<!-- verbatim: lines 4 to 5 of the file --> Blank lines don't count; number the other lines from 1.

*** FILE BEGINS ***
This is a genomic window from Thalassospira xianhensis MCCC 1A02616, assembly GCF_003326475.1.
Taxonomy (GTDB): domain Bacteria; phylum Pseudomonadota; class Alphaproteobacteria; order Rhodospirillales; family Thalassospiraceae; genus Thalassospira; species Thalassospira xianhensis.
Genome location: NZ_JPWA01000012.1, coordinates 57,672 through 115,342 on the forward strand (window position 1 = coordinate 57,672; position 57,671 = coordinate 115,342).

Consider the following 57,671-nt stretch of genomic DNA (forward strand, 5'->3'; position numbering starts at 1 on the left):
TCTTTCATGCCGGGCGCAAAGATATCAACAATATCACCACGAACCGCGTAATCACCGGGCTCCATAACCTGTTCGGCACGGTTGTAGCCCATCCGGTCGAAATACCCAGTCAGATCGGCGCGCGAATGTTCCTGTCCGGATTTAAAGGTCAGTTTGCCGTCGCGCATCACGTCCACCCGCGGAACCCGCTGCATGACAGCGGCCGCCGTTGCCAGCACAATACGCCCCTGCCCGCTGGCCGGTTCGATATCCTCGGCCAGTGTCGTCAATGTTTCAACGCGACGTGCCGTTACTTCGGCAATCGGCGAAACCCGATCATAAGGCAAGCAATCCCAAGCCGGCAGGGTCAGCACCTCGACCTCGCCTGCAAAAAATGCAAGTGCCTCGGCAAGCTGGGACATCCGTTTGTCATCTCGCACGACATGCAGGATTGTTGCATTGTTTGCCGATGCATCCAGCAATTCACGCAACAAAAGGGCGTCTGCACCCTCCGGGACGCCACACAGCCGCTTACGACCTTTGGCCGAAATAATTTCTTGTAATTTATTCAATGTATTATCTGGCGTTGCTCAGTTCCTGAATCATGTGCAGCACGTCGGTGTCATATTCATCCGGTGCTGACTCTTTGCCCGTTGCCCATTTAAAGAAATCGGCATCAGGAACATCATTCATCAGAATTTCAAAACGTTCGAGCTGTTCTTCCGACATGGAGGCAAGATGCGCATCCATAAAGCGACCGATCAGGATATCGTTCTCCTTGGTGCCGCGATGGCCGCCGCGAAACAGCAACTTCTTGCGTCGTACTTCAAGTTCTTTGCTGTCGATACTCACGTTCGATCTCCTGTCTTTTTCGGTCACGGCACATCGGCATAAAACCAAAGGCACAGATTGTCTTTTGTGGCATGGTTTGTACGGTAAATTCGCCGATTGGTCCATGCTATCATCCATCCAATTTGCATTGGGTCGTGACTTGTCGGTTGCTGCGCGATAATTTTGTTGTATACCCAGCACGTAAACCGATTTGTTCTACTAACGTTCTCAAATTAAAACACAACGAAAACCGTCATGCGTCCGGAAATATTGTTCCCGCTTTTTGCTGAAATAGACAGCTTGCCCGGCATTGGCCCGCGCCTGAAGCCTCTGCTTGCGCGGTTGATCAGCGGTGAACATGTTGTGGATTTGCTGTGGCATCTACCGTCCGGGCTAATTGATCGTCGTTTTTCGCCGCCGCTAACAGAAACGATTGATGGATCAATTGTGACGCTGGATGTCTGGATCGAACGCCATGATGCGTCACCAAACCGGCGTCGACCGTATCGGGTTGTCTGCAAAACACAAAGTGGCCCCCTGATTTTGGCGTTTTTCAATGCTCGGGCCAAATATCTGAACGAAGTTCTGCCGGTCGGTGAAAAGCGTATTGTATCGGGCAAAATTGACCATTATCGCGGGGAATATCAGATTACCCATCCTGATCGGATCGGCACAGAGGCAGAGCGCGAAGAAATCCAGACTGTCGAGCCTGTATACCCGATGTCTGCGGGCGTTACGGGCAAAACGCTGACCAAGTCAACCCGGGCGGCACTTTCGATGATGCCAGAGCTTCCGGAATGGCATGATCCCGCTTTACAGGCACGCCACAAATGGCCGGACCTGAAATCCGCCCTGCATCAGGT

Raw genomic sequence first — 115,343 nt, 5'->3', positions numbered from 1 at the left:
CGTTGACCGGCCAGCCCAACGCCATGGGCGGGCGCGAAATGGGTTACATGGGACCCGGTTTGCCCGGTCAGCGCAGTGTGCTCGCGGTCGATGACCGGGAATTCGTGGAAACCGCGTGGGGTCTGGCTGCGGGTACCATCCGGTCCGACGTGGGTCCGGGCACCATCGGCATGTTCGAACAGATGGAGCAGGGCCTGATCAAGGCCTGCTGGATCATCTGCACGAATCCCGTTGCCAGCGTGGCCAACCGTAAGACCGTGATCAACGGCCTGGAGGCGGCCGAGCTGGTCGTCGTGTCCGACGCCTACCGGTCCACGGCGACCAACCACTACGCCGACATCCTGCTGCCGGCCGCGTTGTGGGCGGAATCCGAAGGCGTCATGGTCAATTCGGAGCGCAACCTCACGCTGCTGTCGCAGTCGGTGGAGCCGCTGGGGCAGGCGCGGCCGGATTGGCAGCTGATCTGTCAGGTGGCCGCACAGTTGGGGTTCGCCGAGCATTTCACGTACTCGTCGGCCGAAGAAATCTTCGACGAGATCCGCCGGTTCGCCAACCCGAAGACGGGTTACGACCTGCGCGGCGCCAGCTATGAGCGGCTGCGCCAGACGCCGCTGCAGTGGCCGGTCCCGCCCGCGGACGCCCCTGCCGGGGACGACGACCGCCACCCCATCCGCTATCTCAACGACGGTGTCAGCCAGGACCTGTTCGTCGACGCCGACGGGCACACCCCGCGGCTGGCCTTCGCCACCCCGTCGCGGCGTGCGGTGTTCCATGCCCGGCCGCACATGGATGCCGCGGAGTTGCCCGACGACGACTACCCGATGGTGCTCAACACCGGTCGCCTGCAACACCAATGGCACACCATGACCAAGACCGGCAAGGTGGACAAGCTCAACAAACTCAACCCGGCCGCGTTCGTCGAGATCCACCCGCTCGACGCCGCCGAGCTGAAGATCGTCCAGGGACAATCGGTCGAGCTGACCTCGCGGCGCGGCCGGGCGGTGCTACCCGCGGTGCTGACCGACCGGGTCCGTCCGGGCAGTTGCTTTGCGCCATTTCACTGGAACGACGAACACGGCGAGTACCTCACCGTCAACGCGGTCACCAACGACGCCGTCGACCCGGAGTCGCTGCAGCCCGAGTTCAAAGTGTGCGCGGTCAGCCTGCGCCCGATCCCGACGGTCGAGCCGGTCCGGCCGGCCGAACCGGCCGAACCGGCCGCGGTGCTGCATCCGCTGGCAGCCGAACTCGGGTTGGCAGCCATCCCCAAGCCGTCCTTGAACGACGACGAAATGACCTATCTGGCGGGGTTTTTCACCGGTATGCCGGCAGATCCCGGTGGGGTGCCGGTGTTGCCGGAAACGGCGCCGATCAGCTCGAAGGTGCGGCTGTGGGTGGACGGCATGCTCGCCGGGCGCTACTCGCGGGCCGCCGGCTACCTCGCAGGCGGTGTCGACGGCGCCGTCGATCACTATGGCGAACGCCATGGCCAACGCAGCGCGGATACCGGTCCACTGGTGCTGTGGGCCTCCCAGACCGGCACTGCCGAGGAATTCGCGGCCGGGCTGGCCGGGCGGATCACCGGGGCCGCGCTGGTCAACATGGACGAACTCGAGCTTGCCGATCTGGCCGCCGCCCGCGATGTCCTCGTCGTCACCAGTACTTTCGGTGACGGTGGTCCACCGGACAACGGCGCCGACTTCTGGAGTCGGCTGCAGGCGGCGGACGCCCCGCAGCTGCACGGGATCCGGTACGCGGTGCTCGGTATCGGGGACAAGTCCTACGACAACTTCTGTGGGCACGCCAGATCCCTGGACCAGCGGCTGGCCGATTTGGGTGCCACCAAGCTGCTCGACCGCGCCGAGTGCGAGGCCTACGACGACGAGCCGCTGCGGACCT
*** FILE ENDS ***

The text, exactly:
Consider the following 57,671-nt stretch of genomic DNA (forward strand, 5'->3'; position numbering starts at 1 on the left):
TCTTTCATGCCGGGCGCAAAGATATCAACAATATCACCACGAACCGCGTAATCACCGGGCTCCATAACCTGTTCGGCACGGTTGTAGCCCATCCGGTCGAAATACCCAGTCAGATCGGCGCGCGAATGTTCCTGTCCGGATTTAAAGGTCAGTTTGCCGTCGCGCATCACGTCCACCCGCGGAACCCGCTGCATGACAGCGGCCGCCGTTGCCAGCACAATACGCCCCTGCCCGCTGGCCGGTTCGATATCCTCGGCCAGTGTCGTCAATGTTTCAACGCGACGTGCCGTTACTTCGGCAATCGGCGAAACCCGATCATAAGGCAAGCAATCCCAAGCCGGCAGGGTCAGCACCTCGACCTCGCCTGCAAAAAATGCAAGTGCCTCGGCAAGCTGGGACATCCGTTTGTCATCTCGCACGACATGCAGGATTGTTGCATTGTTTGCCGATGCATCCAGCAATTCACGCAACAAAAGGGCGTCTGCACCCTCCGGGACGCCACACAGCCGCTTACGACCTTTGGCCGAAATAATTTCTTGTAATTTATTCAATGTATTATCTGGCGTTGCTCAGTTCCTGAATCATGTGCAGCACGTCGGTGTCATATTCATCCGGTGCTGACTCTTTGCCCGTTGCCCATTTAAAGAAATCGGCATCAGGAACATCATTCATCAGAATTTCAAAACGTTCGAGCTGTTCTTCCGACATGGAGGCAAGATGCGCATCCATAAAGCGACCGATCAGGATATCGTTCTCCTTGGTGCCGCGATGGCCGCCGCGAAACAGCAACTTCTTGCGTCGTACTTCAAGTTCTTTGCTGTCGATACTCACGTTCGATCTCCTGTCTTTTTCGGTCACGGCACATCGGCATAAAACCAAAGGCACAGATTGTCTTTTGTGGCATGGTTTGTACGGTAAATTCGCCGATTGGTCCATGCTATCATCCATCCAATTTGCATTGGGTCGTGACTTGTCGGTTGCTGCGCGATAATTTTGTTGTATACCCAGCACGTAAACCGATTTGTTCTACTAACGTTCTCAAATTAAAACACAACGAAAACCGTCATGCGTCCGGAAATATTGTTCCCGCTTTTTGCTGAAATAGACAGCTTGCCCGGCATTGGCCCGCGCCTGAAGCCTCTGCTTGCGCGGTTGATCAGCGGTGAACATGTTGTGGATTTGCTGTGGCATCTACCGTCCGGGCTAATTGATCGTCGTTTTTCGCCGCCGCTAACAGAAACGATTGATGGATCAATTGTGACGCTGGATGTCTGGATCGAACGCCATGATGCGTCACCAAACCGGCGTCGACCGTATCGGGTTGTCTGCAAAACACAAAGTGGCCCCCTGATTTTGGCGTTTTTCAATGCTCGGGCCAAATATCTGAACGAAGTTCTGCCGGTCGGTGAAAAGCGTATTGTATCGGGCAAAATTGACCATTATCGCGGGGAATATCAGATTACCCATCCTGATCGGATCGGCACAGAGGCAGAGCGCGAAGAAATCCAGACTGTCGAGCCTGTATACCCGATGTCTGCGGGCGTTACGGGCAAAACGCTGACCAAGTCAACCCGGGCGGCACTTTCGATGATGCCAGAGCTTCCGGAATGGCATGATCCCGCTTTACAGGCACGCCACAAATGGCCGGACCTGAAATCCGCCCTGCATCAGGT